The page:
sented by 8 studies in Mexico. No quantitative studies examined the effects of the criminalisa-

tion of sex purchase in isolation, or the effects of decriminalisation. Outcomes reported

included the following: sexual or physical violence (n = 10) [57–59,63–69], HIV and/or STI

prevalence (n = 15) [54,60,63,67,70–78], condom use (n = 5) [71,74,78–82], access to services

(n = 8) [56,61,63,71,80,83–85], aspects of drug use (n = 6) [27,46,62,63,66,86,87], and emo-

tional ill health (n = 3) [55,60,88]. Two studies focused on the association between

Health impact of sex work legislation

PLOS Medicine | https://doi.org/10.1371/journal.pmed.1002680 December 11, 2018 7 / 54

Fig 1. Flow chart of included qualitative and quantitative studies. SWs, sex workers.

https://doi.org/10.1371/journal.pmed.1002680.g001

Health impact of sex work legislation

PLOS Medicine | https://doi.org/10.1371/journal.pmed.1002680 December 11, 2018 8 / 54

criminalisation and social and criminal justice factors including further extortion by the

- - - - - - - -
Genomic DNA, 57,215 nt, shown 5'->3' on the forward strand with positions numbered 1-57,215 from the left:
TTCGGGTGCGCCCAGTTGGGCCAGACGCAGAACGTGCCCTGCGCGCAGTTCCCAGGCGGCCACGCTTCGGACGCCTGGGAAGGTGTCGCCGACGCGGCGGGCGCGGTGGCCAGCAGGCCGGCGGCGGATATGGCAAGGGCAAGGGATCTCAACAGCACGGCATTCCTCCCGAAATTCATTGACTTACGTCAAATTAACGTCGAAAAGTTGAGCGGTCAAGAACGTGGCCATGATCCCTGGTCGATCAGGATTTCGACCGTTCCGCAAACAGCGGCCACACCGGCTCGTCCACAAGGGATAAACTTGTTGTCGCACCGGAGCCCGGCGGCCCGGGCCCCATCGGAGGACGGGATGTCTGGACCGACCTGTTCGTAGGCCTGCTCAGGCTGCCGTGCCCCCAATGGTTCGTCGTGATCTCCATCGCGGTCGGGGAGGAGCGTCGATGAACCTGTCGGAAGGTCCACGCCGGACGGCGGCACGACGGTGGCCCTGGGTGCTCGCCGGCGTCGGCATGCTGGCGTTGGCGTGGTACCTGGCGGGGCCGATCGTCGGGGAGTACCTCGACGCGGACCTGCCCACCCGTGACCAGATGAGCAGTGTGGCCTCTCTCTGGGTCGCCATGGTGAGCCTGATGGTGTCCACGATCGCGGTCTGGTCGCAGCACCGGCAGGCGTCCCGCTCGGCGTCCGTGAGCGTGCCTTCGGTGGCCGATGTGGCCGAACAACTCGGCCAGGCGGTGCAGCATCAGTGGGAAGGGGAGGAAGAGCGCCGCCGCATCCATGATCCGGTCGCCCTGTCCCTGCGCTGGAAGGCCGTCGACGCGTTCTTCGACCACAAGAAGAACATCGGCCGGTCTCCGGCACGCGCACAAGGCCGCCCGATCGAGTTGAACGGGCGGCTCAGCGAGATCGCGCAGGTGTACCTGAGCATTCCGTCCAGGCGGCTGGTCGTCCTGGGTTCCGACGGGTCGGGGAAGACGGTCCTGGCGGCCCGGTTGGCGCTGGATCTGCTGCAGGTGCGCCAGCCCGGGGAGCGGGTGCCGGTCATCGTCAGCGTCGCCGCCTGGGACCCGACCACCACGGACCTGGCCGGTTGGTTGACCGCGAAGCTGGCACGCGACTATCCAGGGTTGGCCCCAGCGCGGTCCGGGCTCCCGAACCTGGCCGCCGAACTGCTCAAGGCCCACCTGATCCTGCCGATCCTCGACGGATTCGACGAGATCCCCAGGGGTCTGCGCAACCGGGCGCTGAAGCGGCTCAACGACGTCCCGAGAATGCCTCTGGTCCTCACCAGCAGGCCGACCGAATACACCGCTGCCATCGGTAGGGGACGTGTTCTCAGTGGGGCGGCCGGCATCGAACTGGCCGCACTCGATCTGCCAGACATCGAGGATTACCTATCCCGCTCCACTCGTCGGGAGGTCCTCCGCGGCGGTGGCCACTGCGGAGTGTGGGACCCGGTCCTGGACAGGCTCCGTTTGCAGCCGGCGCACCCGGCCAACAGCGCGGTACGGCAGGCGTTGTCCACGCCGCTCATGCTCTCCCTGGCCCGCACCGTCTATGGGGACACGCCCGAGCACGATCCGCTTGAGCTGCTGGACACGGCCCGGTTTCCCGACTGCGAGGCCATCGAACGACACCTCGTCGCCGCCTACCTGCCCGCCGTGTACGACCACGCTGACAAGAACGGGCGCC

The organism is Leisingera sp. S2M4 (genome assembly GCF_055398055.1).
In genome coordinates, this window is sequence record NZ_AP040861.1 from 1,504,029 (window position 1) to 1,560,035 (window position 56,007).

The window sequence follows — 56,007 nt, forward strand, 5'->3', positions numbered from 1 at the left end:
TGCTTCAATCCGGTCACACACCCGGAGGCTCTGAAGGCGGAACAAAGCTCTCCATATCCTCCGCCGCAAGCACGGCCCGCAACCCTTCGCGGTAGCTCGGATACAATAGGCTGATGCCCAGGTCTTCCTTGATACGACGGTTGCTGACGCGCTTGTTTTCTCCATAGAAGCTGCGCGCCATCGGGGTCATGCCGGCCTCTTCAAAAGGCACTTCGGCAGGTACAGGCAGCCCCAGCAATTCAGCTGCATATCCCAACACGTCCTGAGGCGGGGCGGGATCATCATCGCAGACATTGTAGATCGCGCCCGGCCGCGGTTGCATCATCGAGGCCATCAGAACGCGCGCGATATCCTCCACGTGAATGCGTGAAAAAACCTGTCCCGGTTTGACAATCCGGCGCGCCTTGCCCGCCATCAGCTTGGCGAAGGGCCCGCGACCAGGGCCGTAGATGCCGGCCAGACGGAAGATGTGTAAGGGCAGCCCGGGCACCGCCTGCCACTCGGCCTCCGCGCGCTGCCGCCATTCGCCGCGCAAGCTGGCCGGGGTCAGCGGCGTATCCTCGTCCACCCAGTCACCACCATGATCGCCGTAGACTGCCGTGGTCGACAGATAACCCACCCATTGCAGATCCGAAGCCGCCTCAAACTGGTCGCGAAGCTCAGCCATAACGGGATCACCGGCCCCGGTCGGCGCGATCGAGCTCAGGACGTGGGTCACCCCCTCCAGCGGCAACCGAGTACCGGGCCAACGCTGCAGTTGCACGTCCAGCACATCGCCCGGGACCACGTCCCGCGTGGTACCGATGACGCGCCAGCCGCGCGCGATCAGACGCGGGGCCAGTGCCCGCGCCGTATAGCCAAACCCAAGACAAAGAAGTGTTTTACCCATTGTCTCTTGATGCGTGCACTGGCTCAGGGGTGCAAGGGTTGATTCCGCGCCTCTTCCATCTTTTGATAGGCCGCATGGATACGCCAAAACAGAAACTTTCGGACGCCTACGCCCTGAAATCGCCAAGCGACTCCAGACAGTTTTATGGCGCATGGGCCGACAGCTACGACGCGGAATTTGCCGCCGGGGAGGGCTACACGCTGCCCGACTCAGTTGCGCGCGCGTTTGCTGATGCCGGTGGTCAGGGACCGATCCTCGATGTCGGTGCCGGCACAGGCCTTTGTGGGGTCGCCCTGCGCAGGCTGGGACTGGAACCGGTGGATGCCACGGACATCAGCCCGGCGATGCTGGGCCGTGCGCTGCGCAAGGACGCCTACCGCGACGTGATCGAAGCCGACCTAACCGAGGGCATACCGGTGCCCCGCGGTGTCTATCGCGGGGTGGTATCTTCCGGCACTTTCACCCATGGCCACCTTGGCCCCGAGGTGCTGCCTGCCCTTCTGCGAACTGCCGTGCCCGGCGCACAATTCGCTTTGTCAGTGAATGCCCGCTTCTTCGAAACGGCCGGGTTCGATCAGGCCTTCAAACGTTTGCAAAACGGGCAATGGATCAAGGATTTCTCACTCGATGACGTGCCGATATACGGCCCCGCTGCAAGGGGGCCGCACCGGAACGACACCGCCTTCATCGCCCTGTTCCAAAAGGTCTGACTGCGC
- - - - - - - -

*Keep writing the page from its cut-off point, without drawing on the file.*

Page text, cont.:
police or history of arrest [63], any contact with the criminal justice system, being a migrant,

and unstable housing [60]. The majority of studies focused on cis women, with the exception

of 6 that included trans women (n = 5) and cis men (n = 1) in Canada and Argentina

[27,55,56,60,61,70]. Location of sex work was diverse across street and off-street settings.

All studies reported an association between lawful or unlawful repressive police actions

towards sex workers and outcomes, of which 21 adjusted for confounders. We synthesised 4

studies that reported an effect estimate associated with a mandatory registration separately

[79,81,89,90] but considered lawful and unlawful repressive police activities within the regula-

tory system as part of the pooled analysis [63,72,91]. Three studies presented effect estimates

associated with a policy change, STIs, and rushing negotiation with clients, and were also con-

sidered separately [57,77,92]. Twenty studies reported on outcomes relating to HIV/STI preva-